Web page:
Case #474 - August, 2018
A 27 year-old male presented to his health care provider, after a 10-day work related trip to Ethiopia, with lymphadenopathy of the head and neck, intermittent fevers, and malaise. Thick and thin blood smears were ordered, stained with Giemsa, and examined. Figures A – C show what was found on a stained thick smear in very low numbers. What is your diagnosis? Based on what criteria?
The objects found resemble microfilariae but are actually fungal elements/hyphae and represent contamination of either the stain components or the smear itself. Morphologic features included:
- Lack of columns of nuclei.
- Septate in structure (best demonstrated in Figures B and C).
- No discernable head or tail.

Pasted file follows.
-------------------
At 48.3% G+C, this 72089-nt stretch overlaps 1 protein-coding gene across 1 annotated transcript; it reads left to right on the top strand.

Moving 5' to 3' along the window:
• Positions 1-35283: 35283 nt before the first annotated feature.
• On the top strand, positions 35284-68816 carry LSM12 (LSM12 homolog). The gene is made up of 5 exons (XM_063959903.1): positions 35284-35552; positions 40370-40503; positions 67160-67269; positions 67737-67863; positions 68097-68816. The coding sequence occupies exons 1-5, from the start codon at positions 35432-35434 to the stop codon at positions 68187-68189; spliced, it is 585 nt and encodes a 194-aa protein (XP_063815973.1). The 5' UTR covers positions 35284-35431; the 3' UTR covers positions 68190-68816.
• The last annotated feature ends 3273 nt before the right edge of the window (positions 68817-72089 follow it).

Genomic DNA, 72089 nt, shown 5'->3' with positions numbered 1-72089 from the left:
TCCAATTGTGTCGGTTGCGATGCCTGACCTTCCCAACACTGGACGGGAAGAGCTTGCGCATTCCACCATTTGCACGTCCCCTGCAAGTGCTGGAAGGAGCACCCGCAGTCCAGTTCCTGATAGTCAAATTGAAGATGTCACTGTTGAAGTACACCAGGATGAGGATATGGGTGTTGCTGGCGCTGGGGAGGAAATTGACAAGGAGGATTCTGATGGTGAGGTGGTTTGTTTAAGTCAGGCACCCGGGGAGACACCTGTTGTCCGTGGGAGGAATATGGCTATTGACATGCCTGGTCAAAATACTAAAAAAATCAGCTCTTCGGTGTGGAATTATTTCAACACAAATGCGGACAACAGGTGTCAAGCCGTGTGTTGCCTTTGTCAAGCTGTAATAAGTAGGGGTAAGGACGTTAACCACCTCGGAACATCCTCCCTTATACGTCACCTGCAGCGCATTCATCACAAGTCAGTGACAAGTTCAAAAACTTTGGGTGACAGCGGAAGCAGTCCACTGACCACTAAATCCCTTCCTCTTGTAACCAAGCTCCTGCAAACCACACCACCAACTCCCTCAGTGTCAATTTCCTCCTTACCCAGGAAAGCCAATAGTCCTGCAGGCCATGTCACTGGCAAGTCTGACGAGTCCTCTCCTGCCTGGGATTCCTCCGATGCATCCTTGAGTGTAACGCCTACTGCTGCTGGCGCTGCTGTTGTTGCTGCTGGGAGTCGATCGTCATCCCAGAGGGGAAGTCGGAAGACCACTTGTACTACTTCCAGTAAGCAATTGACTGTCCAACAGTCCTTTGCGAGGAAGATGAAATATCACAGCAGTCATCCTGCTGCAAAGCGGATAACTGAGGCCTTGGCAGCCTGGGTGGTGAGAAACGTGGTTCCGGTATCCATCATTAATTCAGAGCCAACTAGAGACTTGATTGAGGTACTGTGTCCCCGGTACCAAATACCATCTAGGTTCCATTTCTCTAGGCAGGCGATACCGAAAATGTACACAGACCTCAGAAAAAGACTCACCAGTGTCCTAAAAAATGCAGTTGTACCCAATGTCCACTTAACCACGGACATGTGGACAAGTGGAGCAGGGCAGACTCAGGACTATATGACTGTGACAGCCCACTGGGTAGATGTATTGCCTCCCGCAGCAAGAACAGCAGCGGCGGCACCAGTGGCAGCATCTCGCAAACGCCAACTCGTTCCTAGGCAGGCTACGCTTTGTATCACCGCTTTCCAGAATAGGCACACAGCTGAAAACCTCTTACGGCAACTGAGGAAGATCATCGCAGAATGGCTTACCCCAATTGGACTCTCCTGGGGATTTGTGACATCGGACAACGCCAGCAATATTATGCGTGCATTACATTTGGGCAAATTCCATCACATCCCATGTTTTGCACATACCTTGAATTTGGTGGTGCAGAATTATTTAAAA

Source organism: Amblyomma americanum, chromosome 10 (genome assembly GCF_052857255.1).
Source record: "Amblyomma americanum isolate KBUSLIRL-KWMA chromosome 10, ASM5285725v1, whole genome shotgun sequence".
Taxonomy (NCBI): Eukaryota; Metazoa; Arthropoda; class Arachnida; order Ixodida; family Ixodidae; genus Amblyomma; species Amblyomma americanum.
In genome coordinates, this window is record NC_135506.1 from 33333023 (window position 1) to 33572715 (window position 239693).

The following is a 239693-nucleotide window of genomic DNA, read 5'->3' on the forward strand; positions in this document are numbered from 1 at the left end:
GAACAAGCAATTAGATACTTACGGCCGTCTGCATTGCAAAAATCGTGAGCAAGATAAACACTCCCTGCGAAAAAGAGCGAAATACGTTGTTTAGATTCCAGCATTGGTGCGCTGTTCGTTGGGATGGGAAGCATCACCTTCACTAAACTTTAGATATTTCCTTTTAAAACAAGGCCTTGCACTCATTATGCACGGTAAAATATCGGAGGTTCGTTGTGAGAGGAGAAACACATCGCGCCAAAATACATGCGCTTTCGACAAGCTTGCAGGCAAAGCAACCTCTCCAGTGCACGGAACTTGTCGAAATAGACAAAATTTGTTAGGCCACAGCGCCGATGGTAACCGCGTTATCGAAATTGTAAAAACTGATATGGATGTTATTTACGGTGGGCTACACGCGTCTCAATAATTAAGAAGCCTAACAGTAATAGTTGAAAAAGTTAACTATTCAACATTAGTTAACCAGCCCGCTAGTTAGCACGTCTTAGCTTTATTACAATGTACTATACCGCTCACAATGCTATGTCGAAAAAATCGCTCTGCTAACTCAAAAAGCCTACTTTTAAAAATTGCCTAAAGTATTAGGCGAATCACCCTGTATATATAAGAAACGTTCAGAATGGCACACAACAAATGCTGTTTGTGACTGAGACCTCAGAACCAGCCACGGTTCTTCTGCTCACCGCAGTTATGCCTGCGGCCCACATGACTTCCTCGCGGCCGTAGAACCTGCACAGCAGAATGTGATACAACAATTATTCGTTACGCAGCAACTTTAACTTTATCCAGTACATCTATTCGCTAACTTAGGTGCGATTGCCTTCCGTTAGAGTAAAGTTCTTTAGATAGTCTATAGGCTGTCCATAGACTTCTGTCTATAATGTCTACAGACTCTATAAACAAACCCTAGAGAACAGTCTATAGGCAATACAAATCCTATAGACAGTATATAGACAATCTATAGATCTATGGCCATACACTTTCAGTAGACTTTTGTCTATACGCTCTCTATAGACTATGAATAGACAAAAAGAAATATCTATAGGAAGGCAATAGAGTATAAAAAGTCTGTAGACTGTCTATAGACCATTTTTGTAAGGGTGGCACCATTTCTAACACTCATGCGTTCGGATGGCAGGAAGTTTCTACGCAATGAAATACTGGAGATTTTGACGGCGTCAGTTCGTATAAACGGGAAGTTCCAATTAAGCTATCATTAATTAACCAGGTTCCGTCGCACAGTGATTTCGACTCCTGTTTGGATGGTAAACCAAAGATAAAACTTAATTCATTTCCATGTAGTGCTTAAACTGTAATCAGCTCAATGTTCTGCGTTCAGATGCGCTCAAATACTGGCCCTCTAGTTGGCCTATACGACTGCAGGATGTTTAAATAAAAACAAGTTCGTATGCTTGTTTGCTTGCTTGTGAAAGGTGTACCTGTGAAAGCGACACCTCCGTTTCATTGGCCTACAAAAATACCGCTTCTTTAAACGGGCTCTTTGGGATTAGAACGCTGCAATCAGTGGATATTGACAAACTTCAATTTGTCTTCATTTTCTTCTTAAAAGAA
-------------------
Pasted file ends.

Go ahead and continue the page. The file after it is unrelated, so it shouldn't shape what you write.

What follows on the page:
More on Artifacts: https://www.cdc.gov/dpdx/artifacts/index.html
Images presented in the monthly case studies are from specimens submitted for diagnosis or archiving. On rare occasions, clinical histories given may be partly fictitious.
DPDx is an education resource designed for health professionals and laboratory scientists. For an overview including prevention and control visit www.cdc.gov/parasites/.
- Page last reviewed: September 18, 2018
- Page last updated: September 19, 2018
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